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Posted 06/30/2022   3:44 pm  Show Profile Check rlsny's eBay Listings Bookmark this reply Add rlsny to your friends list  Get a Link to this Reply
That's fair. And this grill isn't as clear as others partly due to the hinge remnant/glue. Here's what I can say. Often with the Z grill there are 12 columns of horizontal grill points and two columns on the ends that are sometimes described as "half" grill points with the ridges vertical. On this stamp the horizontal ridges appear to have been carboned but it is much harder to see the full grill shape. I do think I see a few grill points with the expected shapes. The two columns on the end do appear thin and that supports Z but I can't say that is definitive. The grill points are well lined up. But as I said this one is not as clear as others. If there is something suspicious you are seeing I'd like to understand what that is. One option would be for me to soak off the hinge glue and see if anything more is revealed. Also, I know you Sinclair and if you think it's fake that is a very strong message to me. If there is some doubt I'll just take it down and include it in my next PF submission. I was planning to submit some of these anyway.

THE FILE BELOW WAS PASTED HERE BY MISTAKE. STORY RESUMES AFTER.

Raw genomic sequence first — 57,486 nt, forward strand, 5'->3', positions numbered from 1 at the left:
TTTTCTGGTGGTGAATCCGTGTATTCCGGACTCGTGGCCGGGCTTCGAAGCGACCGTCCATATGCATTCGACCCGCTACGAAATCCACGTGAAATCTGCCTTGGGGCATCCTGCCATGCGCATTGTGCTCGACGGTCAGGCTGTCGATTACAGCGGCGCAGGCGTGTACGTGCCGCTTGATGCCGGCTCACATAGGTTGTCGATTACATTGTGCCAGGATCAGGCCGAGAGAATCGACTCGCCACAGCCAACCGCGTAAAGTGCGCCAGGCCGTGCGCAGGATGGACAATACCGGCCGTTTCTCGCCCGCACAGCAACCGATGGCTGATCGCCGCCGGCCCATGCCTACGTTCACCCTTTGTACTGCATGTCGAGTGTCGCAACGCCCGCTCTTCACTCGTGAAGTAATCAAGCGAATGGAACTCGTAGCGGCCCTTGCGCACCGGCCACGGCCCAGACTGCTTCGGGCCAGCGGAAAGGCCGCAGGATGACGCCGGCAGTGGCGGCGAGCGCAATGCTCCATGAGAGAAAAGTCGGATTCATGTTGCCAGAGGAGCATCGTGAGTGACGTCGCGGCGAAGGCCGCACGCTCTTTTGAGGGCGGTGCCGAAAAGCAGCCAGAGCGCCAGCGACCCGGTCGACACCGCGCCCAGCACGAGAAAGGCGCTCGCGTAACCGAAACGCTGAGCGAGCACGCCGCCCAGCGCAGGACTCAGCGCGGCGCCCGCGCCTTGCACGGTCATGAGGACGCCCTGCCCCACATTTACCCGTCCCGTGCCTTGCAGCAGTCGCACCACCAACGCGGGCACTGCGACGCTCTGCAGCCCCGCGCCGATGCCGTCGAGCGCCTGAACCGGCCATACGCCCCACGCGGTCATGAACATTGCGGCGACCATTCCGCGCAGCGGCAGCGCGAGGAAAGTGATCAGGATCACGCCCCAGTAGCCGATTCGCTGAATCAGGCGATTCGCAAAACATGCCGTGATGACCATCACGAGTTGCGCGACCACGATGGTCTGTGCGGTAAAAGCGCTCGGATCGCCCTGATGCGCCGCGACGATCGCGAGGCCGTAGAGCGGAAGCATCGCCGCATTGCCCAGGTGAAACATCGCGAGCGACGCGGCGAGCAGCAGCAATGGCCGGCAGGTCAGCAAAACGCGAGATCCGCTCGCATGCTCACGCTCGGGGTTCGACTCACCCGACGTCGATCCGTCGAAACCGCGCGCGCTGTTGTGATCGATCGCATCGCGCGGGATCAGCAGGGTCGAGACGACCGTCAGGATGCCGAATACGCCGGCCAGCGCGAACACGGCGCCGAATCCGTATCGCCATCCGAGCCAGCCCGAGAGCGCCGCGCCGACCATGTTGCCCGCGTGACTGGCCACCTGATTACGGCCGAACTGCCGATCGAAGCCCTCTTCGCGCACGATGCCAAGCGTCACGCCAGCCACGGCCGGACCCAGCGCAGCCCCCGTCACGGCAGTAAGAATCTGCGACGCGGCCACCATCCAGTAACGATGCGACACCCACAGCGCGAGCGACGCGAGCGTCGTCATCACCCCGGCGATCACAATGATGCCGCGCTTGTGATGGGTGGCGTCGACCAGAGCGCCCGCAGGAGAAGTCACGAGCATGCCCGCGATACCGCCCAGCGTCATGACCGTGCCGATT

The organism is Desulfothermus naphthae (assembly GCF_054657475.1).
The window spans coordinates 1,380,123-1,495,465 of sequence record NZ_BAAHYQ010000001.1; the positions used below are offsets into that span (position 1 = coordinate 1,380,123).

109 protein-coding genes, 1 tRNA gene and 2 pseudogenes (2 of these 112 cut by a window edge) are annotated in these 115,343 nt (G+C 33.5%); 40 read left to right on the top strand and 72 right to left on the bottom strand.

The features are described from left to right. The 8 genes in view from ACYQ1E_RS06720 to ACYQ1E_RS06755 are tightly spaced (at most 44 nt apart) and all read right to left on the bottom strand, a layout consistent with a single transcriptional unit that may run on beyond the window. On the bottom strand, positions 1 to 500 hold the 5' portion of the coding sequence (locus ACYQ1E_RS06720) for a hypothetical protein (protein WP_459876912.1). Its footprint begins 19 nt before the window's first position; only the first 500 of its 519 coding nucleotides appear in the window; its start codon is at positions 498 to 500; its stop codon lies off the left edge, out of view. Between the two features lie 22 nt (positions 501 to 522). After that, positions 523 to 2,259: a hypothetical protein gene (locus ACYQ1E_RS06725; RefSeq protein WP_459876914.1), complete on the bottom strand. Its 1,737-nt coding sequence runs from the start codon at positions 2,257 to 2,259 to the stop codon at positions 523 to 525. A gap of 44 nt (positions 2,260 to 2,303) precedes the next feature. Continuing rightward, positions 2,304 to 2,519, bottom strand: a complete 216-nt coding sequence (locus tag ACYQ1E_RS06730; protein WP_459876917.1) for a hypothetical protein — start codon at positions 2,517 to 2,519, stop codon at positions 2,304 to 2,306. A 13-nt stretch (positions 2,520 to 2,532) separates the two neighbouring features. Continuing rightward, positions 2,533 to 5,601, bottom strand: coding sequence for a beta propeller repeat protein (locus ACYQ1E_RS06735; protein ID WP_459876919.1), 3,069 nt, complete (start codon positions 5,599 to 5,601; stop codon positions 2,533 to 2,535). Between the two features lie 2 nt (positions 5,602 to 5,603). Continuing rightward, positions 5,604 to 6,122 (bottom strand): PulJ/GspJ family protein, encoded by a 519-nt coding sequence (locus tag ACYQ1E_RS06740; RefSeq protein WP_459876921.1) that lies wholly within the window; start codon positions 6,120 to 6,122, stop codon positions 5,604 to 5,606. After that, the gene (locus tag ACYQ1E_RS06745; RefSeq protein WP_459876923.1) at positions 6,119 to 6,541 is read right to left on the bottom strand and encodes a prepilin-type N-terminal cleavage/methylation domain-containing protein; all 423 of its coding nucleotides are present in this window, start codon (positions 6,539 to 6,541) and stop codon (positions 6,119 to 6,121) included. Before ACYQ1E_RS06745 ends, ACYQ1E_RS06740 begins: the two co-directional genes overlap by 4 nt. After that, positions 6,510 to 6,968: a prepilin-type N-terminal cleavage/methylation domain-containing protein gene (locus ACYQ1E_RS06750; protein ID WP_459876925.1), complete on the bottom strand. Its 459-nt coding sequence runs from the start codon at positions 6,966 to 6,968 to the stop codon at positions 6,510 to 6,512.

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Posted 07/01/2022   11:49 am  Show Profile Check rlsny's eBay Listings Bookmark this reply Add rlsny to your friends list  Get a Link to this Reply
I've been staring at this stamp for a couple days now and as indicated above I'm not as confident on this one as on most grills. Also, frankly, sinclair is usually right. So I figure better safe than sorry and I've removed from eBay. I'm still interested though in what made him say it was a fake grill. If he is sure, I won't bother to send it into the pf along with a bunch of others. As I mentioned I still have a several others marked as 85B besides the ones listed, so it's going to be an expensive PF run. But what can you do - no one has bought any of them and hopefully a cert will help.
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Posted 07/01/2022   7:04 pm  Show Profile Bookmark this reply Add essayk to your friends list  Get a Link to this Reply